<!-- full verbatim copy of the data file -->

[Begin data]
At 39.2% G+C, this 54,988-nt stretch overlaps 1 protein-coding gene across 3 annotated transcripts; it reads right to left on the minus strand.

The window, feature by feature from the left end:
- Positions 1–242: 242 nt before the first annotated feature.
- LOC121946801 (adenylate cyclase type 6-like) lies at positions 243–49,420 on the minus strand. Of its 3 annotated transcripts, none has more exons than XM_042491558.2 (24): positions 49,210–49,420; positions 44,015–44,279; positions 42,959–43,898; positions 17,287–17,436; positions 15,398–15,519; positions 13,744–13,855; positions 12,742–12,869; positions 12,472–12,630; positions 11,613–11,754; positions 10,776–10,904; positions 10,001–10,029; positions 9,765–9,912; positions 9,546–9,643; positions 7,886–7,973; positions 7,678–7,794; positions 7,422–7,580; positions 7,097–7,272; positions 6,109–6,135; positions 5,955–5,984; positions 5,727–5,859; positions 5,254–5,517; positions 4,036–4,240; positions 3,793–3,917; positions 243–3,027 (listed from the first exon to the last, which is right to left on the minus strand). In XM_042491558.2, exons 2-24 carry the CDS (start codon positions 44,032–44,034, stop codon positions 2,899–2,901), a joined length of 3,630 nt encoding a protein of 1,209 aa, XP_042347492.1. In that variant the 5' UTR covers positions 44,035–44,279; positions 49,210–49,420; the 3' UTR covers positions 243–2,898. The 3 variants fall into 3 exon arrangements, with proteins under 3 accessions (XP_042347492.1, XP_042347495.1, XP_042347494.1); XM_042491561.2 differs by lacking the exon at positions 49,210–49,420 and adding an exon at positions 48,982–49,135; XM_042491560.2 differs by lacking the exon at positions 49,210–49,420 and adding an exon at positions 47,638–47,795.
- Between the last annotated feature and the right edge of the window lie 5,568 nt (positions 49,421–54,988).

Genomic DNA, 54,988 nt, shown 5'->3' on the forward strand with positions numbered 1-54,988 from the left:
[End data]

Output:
At 39.2% G+C, this 54,988-nt stretch overlaps 1 protein-coding gene across 3 annotated transcripts; it reads right to left on the minus strand.

The window, feature by feature from the left end:
- Positions 1–242: 242 nt before the first annotated feature.
- LOC121946801 (adenylate cyclase type 6-like) lies at positions 243–49,420 on the minus strand. Of its 3 annotated transcripts, none has more exons than XM_042491558.2 (24): positions 49,210–49,420; positions 44,015–44,279; positions 42,959–43,898; positions 17,287–17,436; positions 15,398–15,519; positions 13,744–13,855; positions 12,742–12,869; positions 12,472–12,630; positions 11,613–11,754; positions 10,776–10,904; positions 10,001–10,029; positions 9,765–9,912; positions 9,546–9,643; positions 7,886–7,973; positions 7,678–7,794; positions 7,422–7,580; positions 7,097–7,272; positions 6,109–6,135; positions 5,955–5,984; positions 5,727–5,859; positions 5,254–5,517; positions 4,036–4,240; positions 3,793–3,917; positions 243–3,027 (listed from the first exon to the last, which is right to left on the minus strand). In XM_042491558.2, exons 2-24 carry the CDS (start codon positions 44,032–44,034, stop codon positions 2,899–2,901), a joined length of 3,630 nt encoding a protein of 1,209 aa, XP_042347492.1. In that variant the 5' UTR covers positions 44,035–44,279; positions 49,210–49,420; the 3' UTR covers positions 243–2,898. The 3 variants fall into 3 exon arrangements, with proteins under 3 accessions (XP_042347492.1, XP_042347495.1, XP_042347494.1); XM_042491561.2 differs by lacking the exon at positions 49,210–49,420 and adding an exon at positions 48,982–49,135; XM_042491560.2 differs by lacking the exon at positions 49,210–49,420 and adding an exon at positions 47,638–47,795.
- Between the last annotated feature and the right edge of the window lie 5,568 nt (positions 49,421–54,988).

Genomic DNA, 54,988 nt, shown 5'->3' on the forward strand with positions numbered 1-54,988 from the left: